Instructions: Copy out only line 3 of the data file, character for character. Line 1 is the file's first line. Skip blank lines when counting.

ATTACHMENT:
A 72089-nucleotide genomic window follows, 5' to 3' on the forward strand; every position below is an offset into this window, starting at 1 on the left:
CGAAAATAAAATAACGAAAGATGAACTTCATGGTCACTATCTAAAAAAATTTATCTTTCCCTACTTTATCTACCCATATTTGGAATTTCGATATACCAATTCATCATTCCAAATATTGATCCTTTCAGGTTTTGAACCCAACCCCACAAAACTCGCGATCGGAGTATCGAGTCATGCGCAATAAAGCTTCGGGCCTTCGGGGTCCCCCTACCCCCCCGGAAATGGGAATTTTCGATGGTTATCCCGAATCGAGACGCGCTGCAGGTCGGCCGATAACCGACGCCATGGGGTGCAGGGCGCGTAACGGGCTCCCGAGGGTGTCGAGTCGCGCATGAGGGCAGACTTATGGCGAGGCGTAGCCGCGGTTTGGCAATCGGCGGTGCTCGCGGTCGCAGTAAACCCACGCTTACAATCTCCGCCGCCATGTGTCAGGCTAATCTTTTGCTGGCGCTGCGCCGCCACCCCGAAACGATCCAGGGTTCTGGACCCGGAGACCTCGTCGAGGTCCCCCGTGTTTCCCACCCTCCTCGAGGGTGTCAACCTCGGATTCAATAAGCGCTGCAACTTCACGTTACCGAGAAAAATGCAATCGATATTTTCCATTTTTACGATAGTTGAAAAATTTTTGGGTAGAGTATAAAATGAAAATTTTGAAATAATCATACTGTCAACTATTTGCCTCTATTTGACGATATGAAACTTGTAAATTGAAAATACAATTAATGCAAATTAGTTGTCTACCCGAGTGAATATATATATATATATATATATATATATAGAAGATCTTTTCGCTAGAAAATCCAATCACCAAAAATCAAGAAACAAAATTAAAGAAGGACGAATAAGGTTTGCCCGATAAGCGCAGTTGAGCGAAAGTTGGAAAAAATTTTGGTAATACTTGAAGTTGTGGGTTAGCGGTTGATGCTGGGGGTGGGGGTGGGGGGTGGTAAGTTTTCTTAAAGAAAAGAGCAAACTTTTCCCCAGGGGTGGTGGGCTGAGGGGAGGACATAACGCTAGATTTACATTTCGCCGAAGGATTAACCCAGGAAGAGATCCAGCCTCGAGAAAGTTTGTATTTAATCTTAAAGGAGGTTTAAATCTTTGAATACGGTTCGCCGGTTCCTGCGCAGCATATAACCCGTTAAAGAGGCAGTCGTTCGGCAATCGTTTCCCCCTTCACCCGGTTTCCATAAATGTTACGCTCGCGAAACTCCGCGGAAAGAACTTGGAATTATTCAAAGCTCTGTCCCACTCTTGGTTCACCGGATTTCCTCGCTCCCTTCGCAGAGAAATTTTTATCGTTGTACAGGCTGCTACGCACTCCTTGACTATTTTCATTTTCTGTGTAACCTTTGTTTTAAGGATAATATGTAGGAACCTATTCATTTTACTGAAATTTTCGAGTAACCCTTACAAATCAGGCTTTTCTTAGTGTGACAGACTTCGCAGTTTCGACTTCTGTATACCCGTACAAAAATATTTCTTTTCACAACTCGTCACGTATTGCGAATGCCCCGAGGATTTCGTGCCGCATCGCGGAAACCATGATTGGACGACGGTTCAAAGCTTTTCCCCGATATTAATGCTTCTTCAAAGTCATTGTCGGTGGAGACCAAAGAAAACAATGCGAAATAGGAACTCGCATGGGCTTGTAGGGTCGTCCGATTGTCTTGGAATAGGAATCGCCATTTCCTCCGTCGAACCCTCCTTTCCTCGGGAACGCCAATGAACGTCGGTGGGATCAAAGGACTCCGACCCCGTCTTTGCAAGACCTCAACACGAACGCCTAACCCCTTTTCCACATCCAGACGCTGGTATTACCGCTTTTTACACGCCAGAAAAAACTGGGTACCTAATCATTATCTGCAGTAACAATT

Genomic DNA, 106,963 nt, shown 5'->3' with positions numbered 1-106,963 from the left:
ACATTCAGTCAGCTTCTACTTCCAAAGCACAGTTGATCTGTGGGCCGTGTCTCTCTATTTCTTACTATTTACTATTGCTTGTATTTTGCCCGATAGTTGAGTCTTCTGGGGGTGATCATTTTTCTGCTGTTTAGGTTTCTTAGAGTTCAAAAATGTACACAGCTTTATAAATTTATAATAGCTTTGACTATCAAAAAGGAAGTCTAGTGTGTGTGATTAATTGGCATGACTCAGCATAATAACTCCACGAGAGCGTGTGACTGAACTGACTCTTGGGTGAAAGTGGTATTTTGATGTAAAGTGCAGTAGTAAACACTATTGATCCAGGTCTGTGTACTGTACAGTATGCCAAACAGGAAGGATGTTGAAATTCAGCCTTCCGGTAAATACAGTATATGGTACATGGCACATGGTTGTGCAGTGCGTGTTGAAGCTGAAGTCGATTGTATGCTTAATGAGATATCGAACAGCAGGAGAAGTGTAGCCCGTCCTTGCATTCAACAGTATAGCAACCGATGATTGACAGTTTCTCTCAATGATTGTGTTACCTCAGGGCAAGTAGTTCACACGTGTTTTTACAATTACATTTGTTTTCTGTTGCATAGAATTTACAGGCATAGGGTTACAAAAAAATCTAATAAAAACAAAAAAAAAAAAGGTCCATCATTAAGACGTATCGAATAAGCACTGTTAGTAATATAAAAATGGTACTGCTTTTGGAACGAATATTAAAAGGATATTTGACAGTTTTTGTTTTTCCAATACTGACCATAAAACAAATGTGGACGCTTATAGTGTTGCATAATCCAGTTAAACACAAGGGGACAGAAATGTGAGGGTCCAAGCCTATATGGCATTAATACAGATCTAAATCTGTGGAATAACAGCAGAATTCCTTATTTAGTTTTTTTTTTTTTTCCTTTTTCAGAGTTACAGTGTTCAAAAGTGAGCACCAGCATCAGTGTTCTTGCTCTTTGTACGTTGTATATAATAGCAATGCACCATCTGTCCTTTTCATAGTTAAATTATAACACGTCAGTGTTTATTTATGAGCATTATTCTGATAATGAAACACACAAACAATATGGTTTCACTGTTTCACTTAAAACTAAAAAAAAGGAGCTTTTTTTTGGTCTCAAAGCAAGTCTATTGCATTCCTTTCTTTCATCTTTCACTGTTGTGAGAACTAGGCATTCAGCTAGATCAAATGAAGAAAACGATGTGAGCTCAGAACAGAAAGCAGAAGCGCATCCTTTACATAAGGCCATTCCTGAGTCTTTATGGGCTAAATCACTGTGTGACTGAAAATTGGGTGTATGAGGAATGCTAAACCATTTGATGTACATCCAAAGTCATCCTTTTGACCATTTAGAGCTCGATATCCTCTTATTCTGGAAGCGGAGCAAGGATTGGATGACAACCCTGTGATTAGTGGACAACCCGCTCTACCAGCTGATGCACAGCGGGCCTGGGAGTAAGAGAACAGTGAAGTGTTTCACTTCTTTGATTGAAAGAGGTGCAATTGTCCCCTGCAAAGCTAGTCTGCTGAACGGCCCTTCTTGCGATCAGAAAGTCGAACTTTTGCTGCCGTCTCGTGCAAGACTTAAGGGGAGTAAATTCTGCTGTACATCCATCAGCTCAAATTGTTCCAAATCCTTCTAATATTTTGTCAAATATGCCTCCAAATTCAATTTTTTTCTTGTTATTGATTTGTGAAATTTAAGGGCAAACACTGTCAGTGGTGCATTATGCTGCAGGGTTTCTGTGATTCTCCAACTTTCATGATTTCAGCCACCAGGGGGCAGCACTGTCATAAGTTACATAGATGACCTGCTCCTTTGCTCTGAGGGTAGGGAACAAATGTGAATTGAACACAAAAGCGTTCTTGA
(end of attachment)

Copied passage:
Genomic DNA, 106,963 nt, shown 5'->3' with positions numbered 1-106,963 from the left: